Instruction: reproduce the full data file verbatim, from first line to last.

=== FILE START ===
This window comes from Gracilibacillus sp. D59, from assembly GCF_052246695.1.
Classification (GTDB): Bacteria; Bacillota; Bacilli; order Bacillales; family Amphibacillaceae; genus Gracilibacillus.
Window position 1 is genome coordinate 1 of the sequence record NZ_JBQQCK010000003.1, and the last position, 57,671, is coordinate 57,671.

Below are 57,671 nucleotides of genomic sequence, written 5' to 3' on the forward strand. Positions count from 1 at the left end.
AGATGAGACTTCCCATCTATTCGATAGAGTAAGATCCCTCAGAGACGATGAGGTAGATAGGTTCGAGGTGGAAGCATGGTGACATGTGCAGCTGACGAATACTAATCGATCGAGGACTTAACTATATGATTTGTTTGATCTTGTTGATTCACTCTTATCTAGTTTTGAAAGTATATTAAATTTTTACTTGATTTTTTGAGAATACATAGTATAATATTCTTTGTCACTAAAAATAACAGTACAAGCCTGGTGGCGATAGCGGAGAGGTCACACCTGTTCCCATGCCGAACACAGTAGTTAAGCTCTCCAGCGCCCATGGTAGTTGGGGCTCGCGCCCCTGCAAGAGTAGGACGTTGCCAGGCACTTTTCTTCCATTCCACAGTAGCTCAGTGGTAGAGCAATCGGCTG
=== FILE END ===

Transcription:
This window comes from Gracilibacillus sp. D59, from assembly GCF_052246695.1.
Classification (GTDB): Bacteria; Bacillota; Bacilli; order Bacillales; family Amphibacillaceae; genus Gracilibacillus.
Window position 1 is genome coordinate 1 of the sequence record NZ_JBQQCK010000003.1, and the last position, 57,671, is coordinate 57,671.

Below are 57,671 nucleotides of genomic sequence, written 5' to 3' on the forward strand. Positions count from 1 at the left end.
AGATGAGACTTCCCATCTATTCGATAGAGTAAGATCCCTCAGAGACGATGAGGTAGATAGGTTCGAGGTGGAAGCATGGTGACATGTGCAGCTGACGAATACTAATCGATCGAGGACTTAACTATATGATTTGTTTGATCTTGTTGATTCACTCTTATCTAGTTTTGAAAGTATATTAAATTTTTACTTGATTTTTTGAGAATACATAGTATAATATTCTTTGTCACTAAAAATAACAGTACAAGCCTGGTGGCGATAGCGGAGAGGTCACACCTGTTCCCATGCCGAACACAGTAGTTAAGCTCTCCAGCGCCCATGGTAGTTGGGGCTCGCGCCCCTGCAAGAGTAGGACGTTGCCAGGCACTTTTCTTCCATTCCACAGTAGCTCAGTGGTAGAGCAATCGGCTG